WITHIN a few minutes after the start of the first presidential debate on Sept. 30, 2004, President Bush felt compelled to justify a war in Iraq.
He told the audience that one of the benefits of a free Iraq is the security of Israel. Sen. John Kerry matched that commitment for Israeli security.
In two debates, neither candidate uttered even one word about the concerns and miseries of Palestinians.
Before the 2000 presidential election, candidate George Bush said he would destroy the weapons of mass destruction in the Middle East if he was elected president.
In a Redwood City meeting with Bush, I asked him, "During your presidency, are you going to have an even-handed policy in the Middle East?" He became very upset and belligerent.
President Nixon wrote in his book Seizing The Moment, "Israel is the pillar of American foreign policy, and this pillar should never be shaken." The same Nixon, during a conversation with the Rev. Billy Graham about the American Jewish influence on the American media, said that he wanted to do something about it.
In the same book, Nixon writes, "The U.S. should have good relations with Muslim countries." But he also advocated keeping Iraq and Iran engaged with each other in conflicts.
In 1988, candidates Michael Dukakis and George H. Bush were competing zealously to prove their loyalty to Israel in a gathering of B'nai B'rith, an organization of Jewish Americans.
In a confrontation in 1991 between Israeli Prime Minister Yitzhak Shamir and President George H. Bush over Israeli illegal settlements in the West Bank, Bush caved in and released $10 billion in aid to Israel — after 1,200 pro-Israeli supporters descended on Washington, D.C.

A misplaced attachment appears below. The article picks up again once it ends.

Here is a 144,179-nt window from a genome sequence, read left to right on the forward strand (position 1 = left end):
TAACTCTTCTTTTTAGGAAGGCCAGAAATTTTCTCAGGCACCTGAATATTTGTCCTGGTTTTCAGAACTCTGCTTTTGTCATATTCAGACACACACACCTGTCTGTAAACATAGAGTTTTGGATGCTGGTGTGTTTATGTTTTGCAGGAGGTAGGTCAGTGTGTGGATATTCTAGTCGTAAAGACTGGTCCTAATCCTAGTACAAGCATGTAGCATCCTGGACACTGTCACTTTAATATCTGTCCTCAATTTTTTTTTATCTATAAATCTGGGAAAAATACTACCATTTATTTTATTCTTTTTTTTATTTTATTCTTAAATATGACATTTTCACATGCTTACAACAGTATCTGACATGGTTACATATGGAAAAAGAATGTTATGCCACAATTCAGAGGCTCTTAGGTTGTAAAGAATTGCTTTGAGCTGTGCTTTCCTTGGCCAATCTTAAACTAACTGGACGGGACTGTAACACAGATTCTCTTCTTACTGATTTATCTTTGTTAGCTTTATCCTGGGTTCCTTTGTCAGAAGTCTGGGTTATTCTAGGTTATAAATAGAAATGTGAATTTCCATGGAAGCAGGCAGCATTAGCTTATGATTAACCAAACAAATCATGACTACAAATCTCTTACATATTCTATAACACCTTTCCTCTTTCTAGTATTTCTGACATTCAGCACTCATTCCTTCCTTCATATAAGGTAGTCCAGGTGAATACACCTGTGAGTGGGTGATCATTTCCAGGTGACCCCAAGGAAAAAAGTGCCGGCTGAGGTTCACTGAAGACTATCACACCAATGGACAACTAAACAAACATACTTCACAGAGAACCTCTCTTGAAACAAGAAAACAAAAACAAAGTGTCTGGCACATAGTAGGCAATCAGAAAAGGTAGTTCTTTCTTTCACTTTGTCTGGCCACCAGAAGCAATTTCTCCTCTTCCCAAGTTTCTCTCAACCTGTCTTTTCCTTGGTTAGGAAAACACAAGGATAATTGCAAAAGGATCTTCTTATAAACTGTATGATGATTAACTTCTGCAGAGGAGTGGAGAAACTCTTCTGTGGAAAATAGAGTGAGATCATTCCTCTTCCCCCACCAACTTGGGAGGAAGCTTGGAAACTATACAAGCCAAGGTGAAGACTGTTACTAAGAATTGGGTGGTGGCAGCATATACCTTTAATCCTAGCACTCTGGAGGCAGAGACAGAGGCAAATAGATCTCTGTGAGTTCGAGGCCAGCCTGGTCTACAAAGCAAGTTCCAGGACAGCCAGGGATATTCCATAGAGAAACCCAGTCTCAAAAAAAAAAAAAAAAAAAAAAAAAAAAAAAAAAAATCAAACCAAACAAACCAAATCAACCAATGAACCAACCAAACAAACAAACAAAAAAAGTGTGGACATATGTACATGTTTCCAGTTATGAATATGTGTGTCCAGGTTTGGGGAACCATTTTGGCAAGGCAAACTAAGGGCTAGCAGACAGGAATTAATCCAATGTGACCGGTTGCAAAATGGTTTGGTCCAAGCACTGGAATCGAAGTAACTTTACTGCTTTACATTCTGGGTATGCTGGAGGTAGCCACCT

Since the presidency of Dwight D. Eisenhower, no other American president has shown success in resisting pressure from the Israeli lobby.
In October 1956, just before the re-election of President Eisenhower, Israel made a secret deal with Britain and France to attack Egypt. This attack was in retaliation for President Gamal Abd al-Nasir of Egypt taking over the Suez Canal.
Right after the invasion of Egypt on Oct. 29, President Eisenhower canceled all economic and military aid to Israel. Under heavy U.S. pressure, Britain, France and Israel had to abandon their invasion.
When Eisenhower was re-elected, Israel had to withdraw from the Sinai Peninsula and Gaza because the president threatened to support a U.N. resolution to impose sanctions against Israel.
Eisenhower's Secretary of State, John Foster Dulles, said, "We cannot have all our policies made in Jerusalem." Dulles made this statement to Henry Luce, a pro-Israeli owner of Time Inc. "I am aware how almost impossible it is in this country to carry out a foreign policy not approved by the Jews. But I am going to try to have one. This does not mean I am anti-Jewish."
Anti-semitic feelings are rising in the United States and the rest of the world. A large majority in Asia, Europe and in the Middle East see the United States and Israel as members of the same team.
The culture of violence from both sides is contributing more hatred. The American public is not going to wait indefinitely to risk their safety and security to safeguard Israeli security.
If Israeli Prime Minister Ehud Olmert would like to preserve his name in history, he should deal with the new Palestinian leadership of Hamas.
So-called democratic Israel should have respect for the democratically elected Palestinian government of Hamas.
The U.S president has to show courage and fairness of Dwight Eisenhower to bring peace in the Middle East.
Syed R. Mahmood, a resident of Fremont, is president of American Institute of International Studies (AIIS), www.aiis-website.org. In 2002, he was the Republican candidate for the 13th Congressional District, which includes the Tri-City area.